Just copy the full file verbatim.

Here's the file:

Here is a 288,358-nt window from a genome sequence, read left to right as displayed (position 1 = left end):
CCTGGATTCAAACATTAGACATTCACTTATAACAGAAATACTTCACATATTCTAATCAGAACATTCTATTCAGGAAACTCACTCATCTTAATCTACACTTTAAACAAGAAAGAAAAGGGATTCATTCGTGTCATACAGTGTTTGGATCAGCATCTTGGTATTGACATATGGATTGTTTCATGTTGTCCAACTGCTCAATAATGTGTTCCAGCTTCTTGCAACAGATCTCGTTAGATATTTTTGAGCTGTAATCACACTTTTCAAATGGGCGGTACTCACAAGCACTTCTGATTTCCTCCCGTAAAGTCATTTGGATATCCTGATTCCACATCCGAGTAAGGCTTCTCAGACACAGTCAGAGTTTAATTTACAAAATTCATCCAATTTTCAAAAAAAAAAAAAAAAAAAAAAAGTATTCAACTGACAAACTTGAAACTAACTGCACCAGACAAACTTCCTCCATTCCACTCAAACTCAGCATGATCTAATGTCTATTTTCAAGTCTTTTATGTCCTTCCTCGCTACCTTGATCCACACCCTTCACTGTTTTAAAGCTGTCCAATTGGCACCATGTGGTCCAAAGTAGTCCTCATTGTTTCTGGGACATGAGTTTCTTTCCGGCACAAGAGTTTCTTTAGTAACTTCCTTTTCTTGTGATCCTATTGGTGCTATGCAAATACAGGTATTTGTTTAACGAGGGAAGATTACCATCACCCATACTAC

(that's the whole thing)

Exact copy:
Here is a 288,358-nt window from a genome sequence, read left to right as displayed (position 1 = left end):
CCTGGATTCAAACATTAGACATTCACTTATAACAGAAATACTTCACATATTCTAATCAGAACATTCTATTCAGGAAACTCACTCATCTTAATCTACACTTTAAACAAGAAAGAAAAGGGATTCATTCGTGTCATACAGTGTTTGGATCAGCATCTTGGTATTGACATATGGATTGTTTCATGTTGTCCAACTGCTCAATAATGTGTTCCAGCTTCTTGCAACAGATCTCGTTAGATATTTTTGAGCTGTAATCACACTTTTCAAATGGGCGGTACTCACAAGCACTTCTGATTTCCTCCCGTAAAGTCATTTGGATATCCTGATTCCACATCCGAGTAAGGCTTCTCAGACACAGTCAGAGTTTAATTTACAAAATTCATCCAATTTTCAAAAAAAAAAAAAAAAAAAAAAAGTATTCAACTGACAAACTTGAAACTAACTGCACCAGACAAACTTCCTCCATTCCACTCAAACTCAGCATGATCTAATGTCTATTTTCAAGTCTTTTATGTCCTTCCTCGCTACCTTGATCCACACCCTTCACTGTTTTAAAGCTGTCCAATTGGCACCATGTGGTCCAAAGTAGTCCTCATTGTTTCTGGGACATGAGTTTCTTTCCGGCACAAGAGTTTCTTTAGTAACTTCCTTTTCTTGTGATCCTATTGGTGCTATGCAAATACAGGTATTTGTTTAACGAGGGAAGATTACCATCACCCATACTAC